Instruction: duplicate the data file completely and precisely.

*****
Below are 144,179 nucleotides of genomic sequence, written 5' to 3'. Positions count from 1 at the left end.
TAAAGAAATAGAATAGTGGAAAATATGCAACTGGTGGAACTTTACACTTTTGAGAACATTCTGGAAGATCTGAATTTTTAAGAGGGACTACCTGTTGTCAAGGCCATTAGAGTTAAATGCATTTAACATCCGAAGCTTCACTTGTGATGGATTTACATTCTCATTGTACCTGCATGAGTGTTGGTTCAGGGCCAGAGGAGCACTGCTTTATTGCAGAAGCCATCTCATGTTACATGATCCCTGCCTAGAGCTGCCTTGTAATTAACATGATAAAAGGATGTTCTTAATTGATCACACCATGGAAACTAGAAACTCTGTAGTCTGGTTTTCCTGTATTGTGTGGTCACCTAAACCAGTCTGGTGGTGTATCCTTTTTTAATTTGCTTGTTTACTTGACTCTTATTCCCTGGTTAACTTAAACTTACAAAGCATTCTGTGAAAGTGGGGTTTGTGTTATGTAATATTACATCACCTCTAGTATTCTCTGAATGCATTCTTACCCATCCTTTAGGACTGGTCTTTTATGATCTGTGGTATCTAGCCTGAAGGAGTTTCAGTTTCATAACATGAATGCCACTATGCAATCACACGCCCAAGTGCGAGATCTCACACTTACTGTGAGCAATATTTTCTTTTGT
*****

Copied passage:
Below are 144,179 nucleotides of genomic sequence, written 5' to 3'. Positions count from 1 at the left end.
TAAAGAAATAGAATAGTGGAAAATATGCAACTGGTGGAACTTTACACTTTTGAGAACATTCTGGAAGATCTGAATTTTTAAGAGGGACTACCTGTTGTCAAGGCCATTAGAGTTAAATGCATTTAACATCCGAAGCTTCACTTGTGATGGATTTACATTCTCATTGTACCTGCATGAGTGTTGGTTCAGGGCCAGAGGAGCACTGCTTTATTGCAGAAGCCATCTCATGTTACATGATCCCTGCCTAGAGCTGCCTTGTAATTAACATGATAAAAGGATGTTCTTAATTGATCACACCATGGAAACTAGAAACTCTGTAGTCTGGTTTTCCTGTATTGTGTGGTCACCTAAACCAGTCTGGTGGTGTATCCTTTTTTAATTTGCTTGTTTACTTGACTCTTATTCCCTGGTTAACTTAAACTTACAAAGCATTCTGTGAAAGTGGGGTTTGTGTTATGTAATATTACATCACCTCTAGTATTCTCTGAATGCATTCTTACCCATCCTTTAGGACTGGTCTTTTATGATCTGTGGTATCTAGCCTGAAGGAGTTTCAGTTTCATAACATGAATGCCACTATGCAATCACACGCCCAAGTGCGAGATCTCACACTTACTGTGAGCAATATTTTCTTTTGT